Katherine DeClerq CTV News Toronto Multi-Platform Writer
Premier Doug Ford will meet with cabinet Friday to mull over a number of public health measures as the COVID-19 situation worsens in the province, sources say.
Multiple sources told CTV News Toronto the government was presented with several options at a meeting held earlier this week, including closing schools for a period of time before and after the winter break, as well as returning the province to Step 3 of its reopening plan.
However, sources said the government at the time was not prepared to make any major changes when it comes to public health restrictions. Instead, they will be focusing on new guidance over the Christmas break.
Another cabinet meeting is scheduled for 10 a.m. on Friday, sources say.
The government will consider a new measure that would eliminate the paper copy of the COVID-19 vaccine certificate, making it so that residents have to use the downloadable QR code.
Sources say the rules requiring vaccine certificates won’t start to lift in January, as initially scheduled under the province’s plan.
Instead, the measures will stay in place until further notice.
Ontario’s Chief Medical Officer of Health Dr. Kieran Moore is scheduled to provide an update on the COVID-19 situation Friday afternoon.
CTVNewsToronto.ca will stream the update live at 2 p.m.
The province has already paused any further reopening indefinitely. Earlier this week, officials said that planned lifting of capacity limits at high-risk settings where vaccination is required would be put on hold indefinitely in order to monitor trends in public health and learn more about the Omicron variant.
The reopening would have impacted food or drink establishments with dance facilities, strip clubs, sex clubs and bathhouses.
No further changes have been made to Ontario’s reopening plans.
Dr. Peter Jüni, the director of the science table, told CP24 Thursday night expressed his support for moving back to Step 3 of the province’s reopening plan considering Omicron expected to become the dominant variant in Ontario.
Step 3 included stricter capacity restrictions in settings like restaurants, bars and gyms.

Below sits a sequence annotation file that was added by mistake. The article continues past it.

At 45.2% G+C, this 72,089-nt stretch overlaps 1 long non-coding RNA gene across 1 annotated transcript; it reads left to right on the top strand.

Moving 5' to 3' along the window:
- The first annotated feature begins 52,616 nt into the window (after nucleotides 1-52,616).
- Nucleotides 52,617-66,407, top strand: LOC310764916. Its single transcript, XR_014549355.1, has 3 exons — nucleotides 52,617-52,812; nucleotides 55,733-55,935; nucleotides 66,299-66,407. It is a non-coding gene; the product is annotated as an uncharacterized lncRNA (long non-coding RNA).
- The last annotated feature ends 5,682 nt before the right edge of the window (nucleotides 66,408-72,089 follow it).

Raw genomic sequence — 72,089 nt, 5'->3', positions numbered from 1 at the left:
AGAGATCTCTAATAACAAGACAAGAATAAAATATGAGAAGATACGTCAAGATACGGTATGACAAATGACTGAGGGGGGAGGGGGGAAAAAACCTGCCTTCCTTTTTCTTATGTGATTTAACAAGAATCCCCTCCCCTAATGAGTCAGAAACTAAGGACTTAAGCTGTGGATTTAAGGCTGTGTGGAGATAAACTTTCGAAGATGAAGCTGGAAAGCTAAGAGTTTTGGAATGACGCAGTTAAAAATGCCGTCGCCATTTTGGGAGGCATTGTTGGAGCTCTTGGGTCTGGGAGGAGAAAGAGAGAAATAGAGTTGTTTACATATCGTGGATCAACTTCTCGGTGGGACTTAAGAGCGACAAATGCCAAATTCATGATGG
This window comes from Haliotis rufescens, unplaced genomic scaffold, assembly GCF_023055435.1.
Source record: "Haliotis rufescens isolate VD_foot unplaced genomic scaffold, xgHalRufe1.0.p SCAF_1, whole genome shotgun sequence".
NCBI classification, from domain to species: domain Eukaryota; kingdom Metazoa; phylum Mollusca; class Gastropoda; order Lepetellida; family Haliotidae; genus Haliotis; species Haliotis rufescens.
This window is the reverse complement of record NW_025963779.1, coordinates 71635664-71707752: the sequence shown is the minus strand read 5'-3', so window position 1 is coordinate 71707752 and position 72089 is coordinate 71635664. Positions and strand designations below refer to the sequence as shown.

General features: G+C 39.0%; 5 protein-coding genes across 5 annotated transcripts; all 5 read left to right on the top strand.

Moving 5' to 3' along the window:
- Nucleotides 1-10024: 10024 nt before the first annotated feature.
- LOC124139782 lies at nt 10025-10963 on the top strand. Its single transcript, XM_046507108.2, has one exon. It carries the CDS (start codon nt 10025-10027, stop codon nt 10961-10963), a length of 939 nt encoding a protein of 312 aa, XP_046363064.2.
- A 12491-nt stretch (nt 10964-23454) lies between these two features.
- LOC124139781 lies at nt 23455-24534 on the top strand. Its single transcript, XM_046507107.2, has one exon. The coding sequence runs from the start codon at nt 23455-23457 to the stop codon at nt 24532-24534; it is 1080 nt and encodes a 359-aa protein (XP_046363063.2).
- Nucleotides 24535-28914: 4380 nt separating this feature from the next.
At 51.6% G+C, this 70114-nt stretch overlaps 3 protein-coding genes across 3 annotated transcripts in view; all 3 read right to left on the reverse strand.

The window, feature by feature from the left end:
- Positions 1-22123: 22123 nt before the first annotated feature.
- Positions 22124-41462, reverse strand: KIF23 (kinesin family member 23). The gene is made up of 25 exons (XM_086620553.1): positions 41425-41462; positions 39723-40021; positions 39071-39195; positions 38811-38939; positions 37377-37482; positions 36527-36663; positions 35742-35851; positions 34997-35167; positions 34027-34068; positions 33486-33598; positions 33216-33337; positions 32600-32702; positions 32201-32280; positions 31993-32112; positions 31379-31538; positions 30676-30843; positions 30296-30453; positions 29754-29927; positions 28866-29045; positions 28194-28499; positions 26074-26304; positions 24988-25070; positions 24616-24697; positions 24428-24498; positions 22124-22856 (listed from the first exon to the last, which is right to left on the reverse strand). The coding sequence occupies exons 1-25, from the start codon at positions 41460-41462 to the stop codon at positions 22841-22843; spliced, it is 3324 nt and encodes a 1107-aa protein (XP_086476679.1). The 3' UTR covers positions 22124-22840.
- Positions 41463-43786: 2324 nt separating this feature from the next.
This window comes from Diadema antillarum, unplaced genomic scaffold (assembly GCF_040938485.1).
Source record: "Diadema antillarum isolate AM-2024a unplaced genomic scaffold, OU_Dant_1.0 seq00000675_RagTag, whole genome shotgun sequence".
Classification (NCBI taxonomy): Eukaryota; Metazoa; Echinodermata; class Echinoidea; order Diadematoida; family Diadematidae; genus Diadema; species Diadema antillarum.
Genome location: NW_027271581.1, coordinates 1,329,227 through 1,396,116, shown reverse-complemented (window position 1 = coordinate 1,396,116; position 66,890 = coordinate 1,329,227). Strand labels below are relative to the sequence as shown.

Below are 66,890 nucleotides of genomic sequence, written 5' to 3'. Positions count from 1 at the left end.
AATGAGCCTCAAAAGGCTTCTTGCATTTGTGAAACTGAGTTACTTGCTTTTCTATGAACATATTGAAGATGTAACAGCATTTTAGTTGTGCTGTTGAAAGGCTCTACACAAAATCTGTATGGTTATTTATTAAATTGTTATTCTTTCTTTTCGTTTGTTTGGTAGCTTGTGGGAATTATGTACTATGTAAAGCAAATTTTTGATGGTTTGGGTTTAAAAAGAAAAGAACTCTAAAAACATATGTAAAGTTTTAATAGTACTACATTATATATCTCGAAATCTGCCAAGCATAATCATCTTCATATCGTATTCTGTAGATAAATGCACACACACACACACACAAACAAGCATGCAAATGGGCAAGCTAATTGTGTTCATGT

"If we want to get this under control, we need to because otherwise, again, we will have trouble with our health-care system being overwhelmed. We will need to react relatively early. And capacity limits are absolutely one of the things that will need to be looked into relatively urgently. The other part is we need to really speed up and message well the rollout of the third doses of our vaccines," Jüni said.
He added that schools should be the last thing to close, even if Omicron becomes the dominant variant.
Modelling data also released this week showed that if further measures are not taken and vaccinations don’t increase, COVID-19 cases and hospitalizations in Ontario will continue to rise. The data did not take the Omicron variant into account.
“We can’t predict Omicron precisely, but it will almost certainly hit us hard and fast,” the Ontario COVID-19 Science Table said in a series of messages on Twitter. “Cases are rising, even without much Omicron yet. Our hospitals and ICUs are feeling pressure again. We need to increase vaccination and we can’t let up on public health measures.”
The data showed that even without spread from the new Omicron variant, intensive care unit occupancy will likely grow to 250-400 beds in January.
On Thursday, health officials reported the highest number of daily COVID-19 cases since late May. The province’s rolling seven-day average now stands at about 1,055, a significant increase from the previous week where the average was 851.
With files from CTV News Toronto’s Queen’s Park Bureau Chief Colin D’Mello and the Canadian Press.
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